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Obtention of replicative retroviral vectors efficiently expressing a marker or therapeutic gene in various cell lines and animal cancer models

Replicative retroviral vectors (RRVs) were designed and tested for their efficient expression of marker or therapeutic genes in tumour cell lines and animal cancer models. During the course of this project, it became clear that that the importance of restricting defective retroviral vector expression by means of tissue specific ligands or promoters was somewhat overshadowed by another key issue; their poor efficiency of gene transfer into cancer cells. The defective nature of the vectors constituted a major bottleneck of current cancer gene therapy, while we reasoned that because tumours are masses of rapidly dividing cells, they would be most efficiently transduced with vector systems allowing transgene propagation. We thus designed two replicative retrovirus -derived vector systems: one inherently replicative vector, and one defective vector propagated by a helper retrovirus. In vitro, both systems achieved very efficient transgene propagation. In immuno-competent mice, replicative vectors transduced >85% tumour cells, whereas defective vectors transduced <1%under similar conditions. The viral propagation could be efficiently blocked by azido-thymidine, in vitro and in vivo. In a model of established brain tumours treated with suicide genes, RRVs were approximately 1000 times more efficient than defective adenoviral vectors. These results demonstrate the advantage and potential of RRVs and strongly support their development for cancer gene therapy. We are currently evaluating their efficacy using different tumour models (glioblastoma and melanoma) and different suicide genes (HSV-TK and CD).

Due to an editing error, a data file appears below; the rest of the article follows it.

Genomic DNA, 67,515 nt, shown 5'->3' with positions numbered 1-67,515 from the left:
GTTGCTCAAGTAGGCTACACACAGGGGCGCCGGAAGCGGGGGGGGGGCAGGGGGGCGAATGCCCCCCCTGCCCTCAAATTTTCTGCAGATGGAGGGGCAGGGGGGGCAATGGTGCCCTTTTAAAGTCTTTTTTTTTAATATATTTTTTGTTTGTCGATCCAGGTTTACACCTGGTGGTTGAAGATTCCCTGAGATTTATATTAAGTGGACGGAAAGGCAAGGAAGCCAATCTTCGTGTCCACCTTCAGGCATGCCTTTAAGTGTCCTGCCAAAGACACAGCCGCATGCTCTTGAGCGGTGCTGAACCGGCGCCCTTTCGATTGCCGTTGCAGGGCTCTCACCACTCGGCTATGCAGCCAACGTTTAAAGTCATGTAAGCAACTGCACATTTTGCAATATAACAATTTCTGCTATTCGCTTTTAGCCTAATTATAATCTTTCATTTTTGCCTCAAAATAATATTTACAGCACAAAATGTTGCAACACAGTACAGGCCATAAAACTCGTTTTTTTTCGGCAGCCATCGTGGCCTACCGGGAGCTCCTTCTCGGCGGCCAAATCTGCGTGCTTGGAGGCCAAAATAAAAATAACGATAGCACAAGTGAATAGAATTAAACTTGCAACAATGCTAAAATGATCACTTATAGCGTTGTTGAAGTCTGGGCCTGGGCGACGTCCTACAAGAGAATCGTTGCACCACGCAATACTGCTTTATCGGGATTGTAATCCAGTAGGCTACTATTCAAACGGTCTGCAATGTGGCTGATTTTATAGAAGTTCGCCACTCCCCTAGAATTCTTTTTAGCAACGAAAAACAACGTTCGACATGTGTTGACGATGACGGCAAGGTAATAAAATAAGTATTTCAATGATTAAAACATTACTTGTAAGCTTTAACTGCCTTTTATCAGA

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UNiversite Pierre et Marie Curie - UMR7087
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